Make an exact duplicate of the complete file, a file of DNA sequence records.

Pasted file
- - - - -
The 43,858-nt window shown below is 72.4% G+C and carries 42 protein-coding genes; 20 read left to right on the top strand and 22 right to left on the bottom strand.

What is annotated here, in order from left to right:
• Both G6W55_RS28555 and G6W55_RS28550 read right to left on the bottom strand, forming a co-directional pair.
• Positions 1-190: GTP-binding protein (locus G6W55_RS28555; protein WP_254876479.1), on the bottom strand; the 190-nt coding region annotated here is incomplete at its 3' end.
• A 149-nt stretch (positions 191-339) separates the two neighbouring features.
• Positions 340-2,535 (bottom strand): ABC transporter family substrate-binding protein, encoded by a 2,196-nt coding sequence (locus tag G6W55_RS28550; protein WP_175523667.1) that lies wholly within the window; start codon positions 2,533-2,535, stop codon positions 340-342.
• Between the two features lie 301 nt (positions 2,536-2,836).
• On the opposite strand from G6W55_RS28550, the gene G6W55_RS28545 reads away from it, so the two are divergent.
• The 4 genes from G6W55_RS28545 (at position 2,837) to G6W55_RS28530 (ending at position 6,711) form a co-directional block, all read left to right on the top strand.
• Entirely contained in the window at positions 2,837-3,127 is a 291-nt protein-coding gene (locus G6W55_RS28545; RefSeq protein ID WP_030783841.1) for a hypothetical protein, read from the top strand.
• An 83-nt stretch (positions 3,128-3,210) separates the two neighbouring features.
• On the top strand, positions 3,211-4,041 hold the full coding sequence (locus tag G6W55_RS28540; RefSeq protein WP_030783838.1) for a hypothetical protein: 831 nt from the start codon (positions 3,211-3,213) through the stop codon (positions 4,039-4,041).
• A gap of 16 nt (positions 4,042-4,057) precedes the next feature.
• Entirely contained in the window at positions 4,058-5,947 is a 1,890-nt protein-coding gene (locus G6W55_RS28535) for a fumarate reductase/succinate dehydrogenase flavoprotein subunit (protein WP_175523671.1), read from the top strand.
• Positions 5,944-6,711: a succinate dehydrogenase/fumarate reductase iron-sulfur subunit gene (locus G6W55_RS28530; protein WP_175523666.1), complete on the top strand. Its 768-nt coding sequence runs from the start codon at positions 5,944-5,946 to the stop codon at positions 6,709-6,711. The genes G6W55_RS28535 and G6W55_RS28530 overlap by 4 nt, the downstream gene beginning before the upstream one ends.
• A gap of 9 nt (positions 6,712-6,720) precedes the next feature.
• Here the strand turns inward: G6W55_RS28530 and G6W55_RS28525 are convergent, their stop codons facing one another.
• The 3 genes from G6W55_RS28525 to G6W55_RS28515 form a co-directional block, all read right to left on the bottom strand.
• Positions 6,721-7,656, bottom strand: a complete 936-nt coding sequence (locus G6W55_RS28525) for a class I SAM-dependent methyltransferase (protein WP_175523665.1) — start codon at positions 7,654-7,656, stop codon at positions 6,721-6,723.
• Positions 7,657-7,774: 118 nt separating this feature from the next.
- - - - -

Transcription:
The 43,858-nt window shown below is 72.4% G+C and carries 42 protein-coding genes; 20 read left to right on the top strand and 22 right to left on the bottom strand.

What is annotated here, in order from left to right:
• Both G6W55_RS28555 and G6W55_RS28550 read right to left on the bottom strand, forming a co-directional pair.
• Positions 1-190: GTP-binding protein (locus G6W55_RS28555; protein WP_254876479.1), on the bottom strand; the 190-nt coding region annotated here is incomplete at its 3' end.
• A 149-nt stretch (positions 191-339) separates the two neighbouring features.
• Positions 340-2,535 (bottom strand): ABC transporter family substrate-binding protein, encoded by a 2,196-nt coding sequence (locus tag G6W55_RS28550; protein WP_175523667.1) that lies wholly within the window; start codon positions 2,533-2,535, stop codon positions 340-342.
• Between the two features lie 301 nt (positions 2,536-2,836).
• On the opposite strand from G6W55_RS28550, the gene G6W55_RS28545 reads away from it, so the two are divergent.
• The 4 genes from G6W55_RS28545 (at position 2,837) to G6W55_RS28530 (ending at position 6,711) form a co-directional block, all read left to right on the top strand.
• Entirely contained in the window at positions 2,837-3,127 is a 291-nt protein-coding gene (locus G6W55_RS28545; RefSeq protein ID WP_030783841.1) for a hypothetical protein, read from the top strand.
• An 83-nt stretch (positions 3,128-3,210) separates the two neighbouring features.
• On the top strand, positions 3,211-4,041 hold the full coding sequence (locus tag G6W55_RS28540; RefSeq protein WP_030783838.1) for a hypothetical protein: 831 nt from the start codon (positions 3,211-3,213) through the stop codon (positions 4,039-4,041).
• A gap of 16 nt (positions 4,042-4,057) precedes the next feature.
• Entirely contained in the window at positions 4,058-5,947 is a 1,890-nt protein-coding gene (locus G6W55_RS28535) for a fumarate reductase/succinate dehydrogenase flavoprotein subunit (protein WP_175523671.1), read from the top strand.
• Positions 5,944-6,711: a succinate dehydrogenase/fumarate reductase iron-sulfur subunit gene (locus G6W55_RS28530; protein WP_175523666.1), complete on the top strand. Its 768-nt coding sequence runs from the start codon at positions 5,944-5,946 to the stop codon at positions 6,709-6,711. The genes G6W55_RS28535 and G6W55_RS28530 overlap by 4 nt, the downstream gene beginning before the upstream one ends.
• A gap of 9 nt (positions 6,712-6,720) precedes the next feature.
• Here the strand turns inward: G6W55_RS28530 and G6W55_RS28525 are convergent, their stop codons facing one another.
• The 3 genes from G6W55_RS28525 to G6W55_RS28515 form a co-directional block, all read right to left on the bottom strand.
• Positions 6,721-7,656, bottom strand: a complete 936-nt coding sequence (locus G6W55_RS28525) for a class I SAM-dependent methyltransferase (protein WP_175523665.1) — start codon at positions 7,654-7,656, stop codon at positions 6,721-6,723.
• Positions 7,657-7,774: 118 nt separating this feature from the next.